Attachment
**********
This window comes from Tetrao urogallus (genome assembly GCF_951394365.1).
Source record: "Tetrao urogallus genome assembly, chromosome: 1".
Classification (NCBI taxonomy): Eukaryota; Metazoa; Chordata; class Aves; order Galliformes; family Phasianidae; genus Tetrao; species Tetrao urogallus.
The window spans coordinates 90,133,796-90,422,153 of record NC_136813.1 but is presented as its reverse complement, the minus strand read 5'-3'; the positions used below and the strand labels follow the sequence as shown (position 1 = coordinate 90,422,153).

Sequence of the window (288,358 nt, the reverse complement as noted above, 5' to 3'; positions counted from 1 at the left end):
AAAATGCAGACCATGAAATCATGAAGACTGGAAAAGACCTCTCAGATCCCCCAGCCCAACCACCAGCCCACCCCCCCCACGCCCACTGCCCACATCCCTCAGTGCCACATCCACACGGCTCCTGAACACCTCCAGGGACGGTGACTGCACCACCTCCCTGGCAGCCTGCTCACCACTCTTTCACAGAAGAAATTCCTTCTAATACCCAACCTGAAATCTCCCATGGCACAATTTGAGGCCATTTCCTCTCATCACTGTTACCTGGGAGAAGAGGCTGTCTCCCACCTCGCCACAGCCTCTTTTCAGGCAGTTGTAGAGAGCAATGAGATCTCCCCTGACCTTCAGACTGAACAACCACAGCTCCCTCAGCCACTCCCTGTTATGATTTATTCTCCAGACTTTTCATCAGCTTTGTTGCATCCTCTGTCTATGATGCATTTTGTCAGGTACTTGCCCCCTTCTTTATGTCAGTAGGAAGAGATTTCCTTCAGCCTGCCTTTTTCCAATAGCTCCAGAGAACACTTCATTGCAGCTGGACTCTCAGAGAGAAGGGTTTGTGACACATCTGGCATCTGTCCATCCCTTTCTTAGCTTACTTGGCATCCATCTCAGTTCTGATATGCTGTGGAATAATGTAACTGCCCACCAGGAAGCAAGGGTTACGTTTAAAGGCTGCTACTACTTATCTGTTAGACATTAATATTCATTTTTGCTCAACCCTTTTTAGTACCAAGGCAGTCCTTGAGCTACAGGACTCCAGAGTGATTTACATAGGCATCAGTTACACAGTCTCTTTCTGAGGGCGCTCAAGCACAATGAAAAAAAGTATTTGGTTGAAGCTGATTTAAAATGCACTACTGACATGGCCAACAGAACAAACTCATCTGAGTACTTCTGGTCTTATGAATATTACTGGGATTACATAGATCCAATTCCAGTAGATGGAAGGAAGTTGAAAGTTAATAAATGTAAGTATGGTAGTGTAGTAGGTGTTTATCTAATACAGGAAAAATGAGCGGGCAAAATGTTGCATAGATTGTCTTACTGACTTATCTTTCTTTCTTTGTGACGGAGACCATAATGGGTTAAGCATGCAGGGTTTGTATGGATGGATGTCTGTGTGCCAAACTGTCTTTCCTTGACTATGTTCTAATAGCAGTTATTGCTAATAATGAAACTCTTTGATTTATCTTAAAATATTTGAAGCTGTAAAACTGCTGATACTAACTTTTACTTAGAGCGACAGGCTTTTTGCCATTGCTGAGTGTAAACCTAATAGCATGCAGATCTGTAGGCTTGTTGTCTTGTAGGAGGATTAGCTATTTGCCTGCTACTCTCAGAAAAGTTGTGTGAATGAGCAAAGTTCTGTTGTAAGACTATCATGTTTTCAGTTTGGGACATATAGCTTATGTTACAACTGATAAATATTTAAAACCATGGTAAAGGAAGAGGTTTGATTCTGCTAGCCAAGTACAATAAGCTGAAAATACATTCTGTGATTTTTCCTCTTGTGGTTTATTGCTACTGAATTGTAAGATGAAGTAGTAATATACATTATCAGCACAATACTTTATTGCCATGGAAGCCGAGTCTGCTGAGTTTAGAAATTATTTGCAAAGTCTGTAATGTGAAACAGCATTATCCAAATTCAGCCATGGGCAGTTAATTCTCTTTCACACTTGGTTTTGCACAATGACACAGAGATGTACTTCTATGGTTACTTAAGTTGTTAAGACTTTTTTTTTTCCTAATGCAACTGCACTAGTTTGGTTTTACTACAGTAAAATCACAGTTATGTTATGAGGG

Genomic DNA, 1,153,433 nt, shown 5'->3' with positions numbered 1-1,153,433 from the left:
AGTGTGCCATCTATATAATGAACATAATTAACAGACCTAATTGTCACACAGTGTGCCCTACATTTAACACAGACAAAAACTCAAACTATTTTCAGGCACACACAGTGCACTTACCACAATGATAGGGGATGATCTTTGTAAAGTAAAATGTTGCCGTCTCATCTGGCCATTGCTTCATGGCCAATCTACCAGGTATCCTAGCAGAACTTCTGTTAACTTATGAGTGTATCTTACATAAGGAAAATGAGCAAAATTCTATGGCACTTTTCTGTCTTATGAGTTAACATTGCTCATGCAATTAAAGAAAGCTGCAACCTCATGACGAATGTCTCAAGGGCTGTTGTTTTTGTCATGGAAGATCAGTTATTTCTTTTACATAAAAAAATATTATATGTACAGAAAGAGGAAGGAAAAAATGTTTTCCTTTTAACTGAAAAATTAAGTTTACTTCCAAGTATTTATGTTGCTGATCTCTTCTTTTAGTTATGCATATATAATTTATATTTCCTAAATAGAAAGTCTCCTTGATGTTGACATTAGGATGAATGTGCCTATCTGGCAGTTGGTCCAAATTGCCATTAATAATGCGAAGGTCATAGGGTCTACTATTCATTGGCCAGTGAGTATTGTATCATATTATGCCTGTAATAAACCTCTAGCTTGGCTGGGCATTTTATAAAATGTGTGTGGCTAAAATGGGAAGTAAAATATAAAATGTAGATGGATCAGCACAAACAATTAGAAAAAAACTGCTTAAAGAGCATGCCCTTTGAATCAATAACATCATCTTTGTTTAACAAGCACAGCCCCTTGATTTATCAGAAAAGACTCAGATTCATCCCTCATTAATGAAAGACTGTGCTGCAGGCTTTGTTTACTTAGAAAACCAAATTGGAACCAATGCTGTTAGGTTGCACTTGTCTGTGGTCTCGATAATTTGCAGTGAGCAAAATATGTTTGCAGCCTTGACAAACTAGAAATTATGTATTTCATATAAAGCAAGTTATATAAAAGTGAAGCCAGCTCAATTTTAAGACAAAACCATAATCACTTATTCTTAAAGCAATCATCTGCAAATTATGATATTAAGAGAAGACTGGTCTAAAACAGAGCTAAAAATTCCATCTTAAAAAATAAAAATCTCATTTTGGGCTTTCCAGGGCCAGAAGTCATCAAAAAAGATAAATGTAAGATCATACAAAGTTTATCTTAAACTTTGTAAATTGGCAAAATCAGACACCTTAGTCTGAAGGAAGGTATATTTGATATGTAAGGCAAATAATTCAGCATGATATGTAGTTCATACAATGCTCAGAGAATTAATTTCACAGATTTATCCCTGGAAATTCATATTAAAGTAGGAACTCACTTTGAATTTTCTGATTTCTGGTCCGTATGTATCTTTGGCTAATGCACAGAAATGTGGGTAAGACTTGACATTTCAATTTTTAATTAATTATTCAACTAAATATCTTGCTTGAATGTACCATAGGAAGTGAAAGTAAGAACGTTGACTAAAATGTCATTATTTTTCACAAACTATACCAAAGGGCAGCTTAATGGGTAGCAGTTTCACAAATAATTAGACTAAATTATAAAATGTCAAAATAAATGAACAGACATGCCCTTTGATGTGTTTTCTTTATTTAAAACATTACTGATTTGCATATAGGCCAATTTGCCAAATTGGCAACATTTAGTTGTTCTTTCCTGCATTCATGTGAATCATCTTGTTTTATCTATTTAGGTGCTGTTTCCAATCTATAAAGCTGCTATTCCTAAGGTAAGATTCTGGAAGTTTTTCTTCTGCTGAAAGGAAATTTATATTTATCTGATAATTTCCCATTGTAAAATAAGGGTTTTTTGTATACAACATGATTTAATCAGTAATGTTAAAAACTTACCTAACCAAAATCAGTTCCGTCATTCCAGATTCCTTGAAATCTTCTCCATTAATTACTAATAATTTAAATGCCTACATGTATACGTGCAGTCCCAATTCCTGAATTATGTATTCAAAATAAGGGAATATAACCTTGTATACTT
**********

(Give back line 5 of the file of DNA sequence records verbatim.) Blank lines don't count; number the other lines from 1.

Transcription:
Sequence of the window (288,358 nt, the reverse complement as noted above, 5' to 3'; positions counted from 1 at the left end):